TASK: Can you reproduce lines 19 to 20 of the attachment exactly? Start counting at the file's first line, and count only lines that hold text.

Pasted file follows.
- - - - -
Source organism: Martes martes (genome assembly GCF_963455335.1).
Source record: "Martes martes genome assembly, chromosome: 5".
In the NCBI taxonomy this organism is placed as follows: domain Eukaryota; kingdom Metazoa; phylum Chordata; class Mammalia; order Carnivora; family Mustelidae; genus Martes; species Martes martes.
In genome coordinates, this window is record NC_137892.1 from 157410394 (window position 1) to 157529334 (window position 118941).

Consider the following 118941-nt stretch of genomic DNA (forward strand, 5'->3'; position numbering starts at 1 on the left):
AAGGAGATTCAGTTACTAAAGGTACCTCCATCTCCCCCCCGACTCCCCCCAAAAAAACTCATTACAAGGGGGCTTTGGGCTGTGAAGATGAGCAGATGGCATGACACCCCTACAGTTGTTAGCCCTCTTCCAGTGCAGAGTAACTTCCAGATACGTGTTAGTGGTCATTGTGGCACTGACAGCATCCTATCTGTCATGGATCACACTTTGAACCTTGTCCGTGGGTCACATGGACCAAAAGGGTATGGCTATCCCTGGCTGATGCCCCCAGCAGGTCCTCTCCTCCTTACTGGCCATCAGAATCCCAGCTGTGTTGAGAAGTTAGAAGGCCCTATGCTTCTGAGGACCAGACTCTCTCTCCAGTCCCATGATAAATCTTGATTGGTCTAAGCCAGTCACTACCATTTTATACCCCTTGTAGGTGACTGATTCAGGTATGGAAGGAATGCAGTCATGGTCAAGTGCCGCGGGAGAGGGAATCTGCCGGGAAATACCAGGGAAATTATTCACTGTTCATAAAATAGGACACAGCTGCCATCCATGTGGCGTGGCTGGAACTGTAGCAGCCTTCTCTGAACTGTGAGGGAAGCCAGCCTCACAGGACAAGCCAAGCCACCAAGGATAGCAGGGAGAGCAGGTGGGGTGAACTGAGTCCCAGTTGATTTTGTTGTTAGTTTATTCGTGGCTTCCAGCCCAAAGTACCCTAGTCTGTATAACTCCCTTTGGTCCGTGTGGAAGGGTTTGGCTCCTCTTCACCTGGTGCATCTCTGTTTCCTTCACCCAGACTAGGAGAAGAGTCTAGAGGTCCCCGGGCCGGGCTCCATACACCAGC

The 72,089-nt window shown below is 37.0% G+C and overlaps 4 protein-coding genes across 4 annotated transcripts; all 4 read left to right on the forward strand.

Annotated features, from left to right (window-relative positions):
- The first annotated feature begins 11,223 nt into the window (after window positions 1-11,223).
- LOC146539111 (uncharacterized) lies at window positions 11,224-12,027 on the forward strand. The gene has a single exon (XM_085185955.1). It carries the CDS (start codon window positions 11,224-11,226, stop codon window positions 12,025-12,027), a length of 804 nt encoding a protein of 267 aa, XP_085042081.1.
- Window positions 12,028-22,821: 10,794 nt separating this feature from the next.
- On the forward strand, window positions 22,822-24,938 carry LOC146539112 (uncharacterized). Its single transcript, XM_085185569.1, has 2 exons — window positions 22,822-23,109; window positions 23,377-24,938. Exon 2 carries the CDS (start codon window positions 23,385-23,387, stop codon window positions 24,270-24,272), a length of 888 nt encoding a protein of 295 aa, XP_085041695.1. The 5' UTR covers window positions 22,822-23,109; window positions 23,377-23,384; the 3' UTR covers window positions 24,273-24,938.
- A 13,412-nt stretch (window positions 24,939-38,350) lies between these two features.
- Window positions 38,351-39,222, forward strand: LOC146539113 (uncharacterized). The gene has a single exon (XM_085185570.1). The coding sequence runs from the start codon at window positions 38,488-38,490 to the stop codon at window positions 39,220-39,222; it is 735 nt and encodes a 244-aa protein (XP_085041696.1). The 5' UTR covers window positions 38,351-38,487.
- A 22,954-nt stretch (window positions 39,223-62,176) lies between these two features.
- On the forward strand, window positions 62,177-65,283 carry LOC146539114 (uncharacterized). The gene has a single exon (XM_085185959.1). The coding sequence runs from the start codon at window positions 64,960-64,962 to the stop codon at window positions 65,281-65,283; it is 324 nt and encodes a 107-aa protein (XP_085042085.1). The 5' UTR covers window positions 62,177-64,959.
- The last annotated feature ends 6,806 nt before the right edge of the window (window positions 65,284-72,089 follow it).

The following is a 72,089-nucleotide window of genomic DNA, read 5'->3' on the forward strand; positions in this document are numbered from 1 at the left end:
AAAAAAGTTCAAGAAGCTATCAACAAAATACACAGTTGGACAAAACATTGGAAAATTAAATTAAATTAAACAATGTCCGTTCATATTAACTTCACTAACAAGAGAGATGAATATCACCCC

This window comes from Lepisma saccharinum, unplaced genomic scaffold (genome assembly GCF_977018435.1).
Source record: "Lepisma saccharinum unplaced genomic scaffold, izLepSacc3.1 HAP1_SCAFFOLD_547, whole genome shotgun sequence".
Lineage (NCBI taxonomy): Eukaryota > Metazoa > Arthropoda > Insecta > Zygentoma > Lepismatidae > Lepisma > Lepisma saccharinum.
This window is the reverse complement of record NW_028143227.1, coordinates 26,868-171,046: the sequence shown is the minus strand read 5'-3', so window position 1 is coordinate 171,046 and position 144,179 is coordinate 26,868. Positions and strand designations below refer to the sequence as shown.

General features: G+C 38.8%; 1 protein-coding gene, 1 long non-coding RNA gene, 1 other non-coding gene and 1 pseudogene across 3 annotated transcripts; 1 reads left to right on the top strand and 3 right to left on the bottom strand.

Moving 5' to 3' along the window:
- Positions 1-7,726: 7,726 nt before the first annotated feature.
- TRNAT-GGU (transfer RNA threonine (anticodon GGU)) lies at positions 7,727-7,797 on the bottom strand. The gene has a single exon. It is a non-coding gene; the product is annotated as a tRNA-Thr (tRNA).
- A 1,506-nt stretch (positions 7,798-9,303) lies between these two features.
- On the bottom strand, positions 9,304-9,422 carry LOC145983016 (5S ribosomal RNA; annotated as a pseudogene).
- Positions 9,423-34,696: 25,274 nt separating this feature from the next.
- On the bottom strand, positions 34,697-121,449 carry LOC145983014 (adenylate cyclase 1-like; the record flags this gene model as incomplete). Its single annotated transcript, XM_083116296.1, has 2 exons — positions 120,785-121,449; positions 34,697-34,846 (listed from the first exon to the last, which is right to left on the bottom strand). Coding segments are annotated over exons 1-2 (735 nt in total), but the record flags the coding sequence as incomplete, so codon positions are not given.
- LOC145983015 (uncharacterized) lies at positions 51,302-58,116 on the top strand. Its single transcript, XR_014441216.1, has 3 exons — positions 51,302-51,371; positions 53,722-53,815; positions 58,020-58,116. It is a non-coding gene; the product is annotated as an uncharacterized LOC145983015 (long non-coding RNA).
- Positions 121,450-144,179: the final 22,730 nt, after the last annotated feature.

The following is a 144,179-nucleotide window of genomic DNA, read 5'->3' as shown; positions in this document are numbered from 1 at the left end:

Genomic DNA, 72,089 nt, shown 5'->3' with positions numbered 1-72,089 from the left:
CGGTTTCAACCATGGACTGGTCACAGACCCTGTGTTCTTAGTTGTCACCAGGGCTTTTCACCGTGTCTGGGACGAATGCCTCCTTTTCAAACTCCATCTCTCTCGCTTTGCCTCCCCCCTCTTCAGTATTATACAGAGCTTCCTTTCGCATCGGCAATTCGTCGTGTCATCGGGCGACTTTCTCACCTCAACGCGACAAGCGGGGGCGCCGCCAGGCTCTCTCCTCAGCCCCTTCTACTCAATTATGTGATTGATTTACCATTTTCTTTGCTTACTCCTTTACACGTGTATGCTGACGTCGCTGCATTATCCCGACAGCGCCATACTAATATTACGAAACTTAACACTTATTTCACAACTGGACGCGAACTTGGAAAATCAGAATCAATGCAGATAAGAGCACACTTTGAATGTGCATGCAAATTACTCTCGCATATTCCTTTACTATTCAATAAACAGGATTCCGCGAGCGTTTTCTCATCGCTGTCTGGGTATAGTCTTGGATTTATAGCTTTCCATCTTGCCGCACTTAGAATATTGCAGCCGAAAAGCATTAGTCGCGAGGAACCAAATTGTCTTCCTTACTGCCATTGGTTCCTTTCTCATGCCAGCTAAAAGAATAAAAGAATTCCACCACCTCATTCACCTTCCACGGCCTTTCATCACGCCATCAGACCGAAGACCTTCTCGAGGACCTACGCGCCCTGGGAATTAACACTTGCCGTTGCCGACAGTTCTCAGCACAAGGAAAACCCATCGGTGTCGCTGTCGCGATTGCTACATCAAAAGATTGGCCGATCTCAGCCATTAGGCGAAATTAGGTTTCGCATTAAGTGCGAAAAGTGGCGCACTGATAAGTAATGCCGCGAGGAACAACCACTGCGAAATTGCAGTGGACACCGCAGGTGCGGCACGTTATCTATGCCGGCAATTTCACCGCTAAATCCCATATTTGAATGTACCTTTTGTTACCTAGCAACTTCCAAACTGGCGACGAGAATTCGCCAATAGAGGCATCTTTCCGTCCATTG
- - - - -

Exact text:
AAAAAAGTTCAAGAAGCTATCAACAAAATACACAGTTGGACAAAACATTGGAAAATTAAATTAAATTAAACAATGTCCGTTCATATTAACTTCACTAACAAGAGAGATGAATATCACCCC

This window comes from Lepisma saccharinum, unplaced genomic scaffold (genome assembly GCF_977018435.1).